4

Im a beginner learning The C Programming language and using Microsoft visual C++ to write and test code.

Below program in C from text(section 1.5.1) copy its input to its output through putchar() and getchar():

#include <stdio.h>
int main(void)
{   int c;
    while ((c = getchar()) != EOF)
         putchar(c);
    return 0;}

The program print characters entered by keyboard every time pressing ENTER.As a result,I can only enter one line before printing. I can't find a way to enter multi-line text by keyboard before printing.

Is there any way and how to let this program input and output multi-line text from keyboard?

Sorry if this is a basic and ignorant question.

Appreciate your attention and thanks in advance.

  • use fgets to read in a line of input, then concatenate the input lines using strcat. – suspectus Jul 18 '13 at 8:03
  • On windows you can enter new-line character by pressing alt+10. – user1944441 Jul 18 '13 at 8:15
  • Timing of the output the when? – BLUEPIXY Jul 18 '13 at 8:17
1

Some clever use of pointer arithmetic to do what you want:

#include <stdio.h>  /* this is for printf and fgets */
#include <string.h> /* this is for strcpy and strlen */
#define SIZE 255 /* using something like SIZE is nicer than just magic numbers */

int main()
{
    char input_buffer[SIZE];        /* this will take user input */
    char output_buffer[SIZE * 4];   /* as we will be storing multiple lines let's make this big enough */

    int offset = 0; /* we will be storing the input at different offsets in the output buffer */

    /* NULL is for error checking, if user enters only a new line, input is terminated */
    while(fgets(input_buffer, SIZE, stdin) != NULL && input_buffer[0] != '\n') 
    {
        strcpy(output_buffer + offset, input_buffer); /* copy input at offset into output */
        offset += strlen(input_buffer);               /* advance the offset by the length of the string */
    }

    printf("%s", output_buffer); /* print our input */

    return 0;
}

And this is how I use it:

$ ./a.out 
adas
asdasdsa
adsa

adas
asdasdsa
adsa

Everything is parroted back :)

I've used fgets, strcpy and strlen. Do look those up as they are very useful functions (and fgets is the recommended way to take user input).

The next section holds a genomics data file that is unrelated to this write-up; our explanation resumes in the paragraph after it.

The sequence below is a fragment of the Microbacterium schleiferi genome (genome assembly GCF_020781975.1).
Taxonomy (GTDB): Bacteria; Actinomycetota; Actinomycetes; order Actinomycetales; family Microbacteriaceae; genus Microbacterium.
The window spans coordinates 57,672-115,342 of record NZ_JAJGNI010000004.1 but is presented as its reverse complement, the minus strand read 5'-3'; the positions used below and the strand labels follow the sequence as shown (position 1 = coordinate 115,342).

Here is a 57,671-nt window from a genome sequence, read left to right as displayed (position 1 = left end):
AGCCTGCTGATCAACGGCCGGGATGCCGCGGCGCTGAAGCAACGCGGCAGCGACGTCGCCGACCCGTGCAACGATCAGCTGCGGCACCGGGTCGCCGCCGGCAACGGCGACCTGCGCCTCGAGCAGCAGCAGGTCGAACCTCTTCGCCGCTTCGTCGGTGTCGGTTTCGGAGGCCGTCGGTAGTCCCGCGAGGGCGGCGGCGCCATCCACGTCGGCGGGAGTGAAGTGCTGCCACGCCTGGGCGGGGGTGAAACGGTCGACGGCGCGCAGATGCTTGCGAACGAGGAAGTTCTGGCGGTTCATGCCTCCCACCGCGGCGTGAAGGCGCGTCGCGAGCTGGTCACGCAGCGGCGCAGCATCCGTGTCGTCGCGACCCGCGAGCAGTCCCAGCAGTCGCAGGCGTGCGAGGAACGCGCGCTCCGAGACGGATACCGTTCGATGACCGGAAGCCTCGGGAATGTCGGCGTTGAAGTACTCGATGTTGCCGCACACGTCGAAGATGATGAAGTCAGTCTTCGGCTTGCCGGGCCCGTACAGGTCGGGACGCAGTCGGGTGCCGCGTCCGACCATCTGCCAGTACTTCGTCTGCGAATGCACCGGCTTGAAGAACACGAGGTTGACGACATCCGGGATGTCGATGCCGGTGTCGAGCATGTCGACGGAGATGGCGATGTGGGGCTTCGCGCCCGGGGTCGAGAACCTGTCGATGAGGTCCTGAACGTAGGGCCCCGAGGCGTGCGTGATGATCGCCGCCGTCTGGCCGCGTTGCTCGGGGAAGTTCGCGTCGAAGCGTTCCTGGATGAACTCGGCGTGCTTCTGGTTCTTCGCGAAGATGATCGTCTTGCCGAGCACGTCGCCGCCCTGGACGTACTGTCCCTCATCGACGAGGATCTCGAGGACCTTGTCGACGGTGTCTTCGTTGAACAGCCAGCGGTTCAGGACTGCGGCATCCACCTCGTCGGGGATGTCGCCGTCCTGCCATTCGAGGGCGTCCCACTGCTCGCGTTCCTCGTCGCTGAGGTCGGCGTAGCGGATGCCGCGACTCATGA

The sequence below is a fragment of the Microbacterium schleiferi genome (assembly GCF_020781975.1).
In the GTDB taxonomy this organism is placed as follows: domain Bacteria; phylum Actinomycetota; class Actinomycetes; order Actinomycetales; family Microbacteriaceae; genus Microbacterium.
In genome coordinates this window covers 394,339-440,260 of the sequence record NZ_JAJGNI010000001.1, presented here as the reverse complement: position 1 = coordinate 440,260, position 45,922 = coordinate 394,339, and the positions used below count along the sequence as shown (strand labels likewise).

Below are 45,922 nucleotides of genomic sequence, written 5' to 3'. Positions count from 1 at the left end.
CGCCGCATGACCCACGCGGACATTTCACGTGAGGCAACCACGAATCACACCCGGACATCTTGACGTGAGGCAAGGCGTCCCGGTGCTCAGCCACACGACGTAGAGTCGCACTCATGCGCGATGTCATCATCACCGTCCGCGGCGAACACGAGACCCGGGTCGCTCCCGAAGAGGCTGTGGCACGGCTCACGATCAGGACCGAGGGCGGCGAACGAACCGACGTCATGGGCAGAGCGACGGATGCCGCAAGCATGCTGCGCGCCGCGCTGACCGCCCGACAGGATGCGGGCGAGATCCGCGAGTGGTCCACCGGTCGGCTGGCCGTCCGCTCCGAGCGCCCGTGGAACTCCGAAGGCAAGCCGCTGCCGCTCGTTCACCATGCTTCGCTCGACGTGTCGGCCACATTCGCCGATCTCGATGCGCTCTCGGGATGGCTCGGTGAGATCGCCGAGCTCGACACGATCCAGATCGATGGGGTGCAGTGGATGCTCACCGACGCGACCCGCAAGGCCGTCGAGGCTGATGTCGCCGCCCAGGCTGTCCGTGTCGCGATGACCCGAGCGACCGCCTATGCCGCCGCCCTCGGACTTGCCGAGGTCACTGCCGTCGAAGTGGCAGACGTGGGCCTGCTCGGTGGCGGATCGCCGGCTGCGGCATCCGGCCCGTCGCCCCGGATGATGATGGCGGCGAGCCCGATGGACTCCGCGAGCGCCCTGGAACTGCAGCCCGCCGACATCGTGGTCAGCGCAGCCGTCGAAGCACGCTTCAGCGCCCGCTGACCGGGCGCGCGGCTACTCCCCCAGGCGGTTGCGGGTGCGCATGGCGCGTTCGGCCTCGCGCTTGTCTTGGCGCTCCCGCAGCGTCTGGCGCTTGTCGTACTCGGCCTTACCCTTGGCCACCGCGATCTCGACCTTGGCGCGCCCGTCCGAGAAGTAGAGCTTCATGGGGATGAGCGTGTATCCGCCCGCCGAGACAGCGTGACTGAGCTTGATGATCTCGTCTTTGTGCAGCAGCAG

• Did you run the program in Linux?Seems that I should use Linux instead of windows for programming. – user2593692 Jul 19 '13 at 0:16
  • Yes, that was run under Linux, but I see no reason why you couldn't run this under Windows. I've not used any special headers or custom OS behaviour :) But otherwise I recommend using Linux for C programming as its most popular compiler GCC supports the C99 standard. VC++ only implements C90 and there no plans to support any newer C standards. And this is a personal opinion of course but your assumption is correct in that Linux makes it easier to do programming, not just for C. – Nobilis Jul 19 '13 at 1:01
  • @user2593692 No problem, glad I was of help :) – Nobilis Jul 19 '13 at 3:43
0

Here as soon as you type '+' and press enter all the data you entered till then is printed. You can increase the size of array more then 100

#include <stdio.h>
    int main(void)
    {   int c='\0';
         char ch[100];
         int i=0;
        while (c != EOF){
          c = getchar();
          ch[i]=c;
      i++;

            if(c=='+'){

            for(int j=0;j<i;j++){
                printf("%c",ch[j]);
            }
        }
    }
        return 0;


    }

You can put a condition on '+' char or whatever character you would like to represent print action so that this character is not stored in the array ( I have not put any such condition on '+' right now)

0

Use setbuffer() to make stdout fully buffered (up to the size of the buffer).

#include <stdio.h>
#define BUFSIZE 8192
#define LINES 3
char buf[BUFSIZE];
int main(void)
{   int c;
    int lines = 0;
    setbuffer(stdout, buf, sizeof(buf));
    while ((c = getchar()) != EOF) {
         lines += (c == '\n');
         putchar(c);
         if (lines == LINES) {
              fflush(stdout);
              lines = 0;
         }}
    return 0;}
-1

Could you use the GetKeyState function to check if the SHIFT key is held down as you press enter? That was you could enter multiple lines by using SHIFT/ENTER and send the whole thing using the plain ENTER key. Something like:

#include <stdio.h>
int main(void)
{    int c;
     while (true){
         c = getChar();
         if (c == EOF && GetKeyState(VK_LSHIFT) {
              putchar("\n");
              continue;
         else if(c == EOF) break;
         else {
              putchar(c);
     }
 }

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